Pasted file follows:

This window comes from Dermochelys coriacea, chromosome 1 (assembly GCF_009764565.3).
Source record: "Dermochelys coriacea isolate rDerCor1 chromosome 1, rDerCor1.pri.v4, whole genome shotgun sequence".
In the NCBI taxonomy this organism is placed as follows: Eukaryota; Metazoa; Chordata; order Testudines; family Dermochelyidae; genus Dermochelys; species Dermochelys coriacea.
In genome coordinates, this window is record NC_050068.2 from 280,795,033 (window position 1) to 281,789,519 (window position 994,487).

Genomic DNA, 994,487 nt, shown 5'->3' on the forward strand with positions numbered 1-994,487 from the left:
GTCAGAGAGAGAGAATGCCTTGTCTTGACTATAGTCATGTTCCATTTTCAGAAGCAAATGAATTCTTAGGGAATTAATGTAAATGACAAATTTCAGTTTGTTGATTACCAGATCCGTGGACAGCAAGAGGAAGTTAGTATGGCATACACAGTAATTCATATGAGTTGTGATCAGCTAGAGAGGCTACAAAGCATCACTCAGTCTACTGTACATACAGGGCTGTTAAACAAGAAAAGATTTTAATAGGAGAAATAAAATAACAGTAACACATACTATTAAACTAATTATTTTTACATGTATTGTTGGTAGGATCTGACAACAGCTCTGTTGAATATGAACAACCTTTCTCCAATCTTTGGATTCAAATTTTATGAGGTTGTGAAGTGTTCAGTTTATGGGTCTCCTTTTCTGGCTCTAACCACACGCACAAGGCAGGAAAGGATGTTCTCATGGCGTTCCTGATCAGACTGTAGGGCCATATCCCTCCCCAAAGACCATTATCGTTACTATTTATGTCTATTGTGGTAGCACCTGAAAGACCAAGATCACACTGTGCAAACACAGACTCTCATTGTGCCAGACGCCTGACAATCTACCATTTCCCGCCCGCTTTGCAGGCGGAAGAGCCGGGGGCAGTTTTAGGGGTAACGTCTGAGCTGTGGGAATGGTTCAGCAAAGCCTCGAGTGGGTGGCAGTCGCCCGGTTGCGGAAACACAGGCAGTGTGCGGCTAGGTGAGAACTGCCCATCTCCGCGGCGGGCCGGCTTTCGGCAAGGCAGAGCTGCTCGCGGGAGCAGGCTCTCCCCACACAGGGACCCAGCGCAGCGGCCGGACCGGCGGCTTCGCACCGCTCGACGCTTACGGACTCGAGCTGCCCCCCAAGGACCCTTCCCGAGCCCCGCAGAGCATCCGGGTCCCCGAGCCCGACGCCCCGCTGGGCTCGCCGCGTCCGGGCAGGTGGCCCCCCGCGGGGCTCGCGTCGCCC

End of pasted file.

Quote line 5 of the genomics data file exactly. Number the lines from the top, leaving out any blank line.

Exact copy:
Genomic DNA, 994,487 nt, shown 5'->3' on the forward strand with positions numbered 1-994,487 from the left: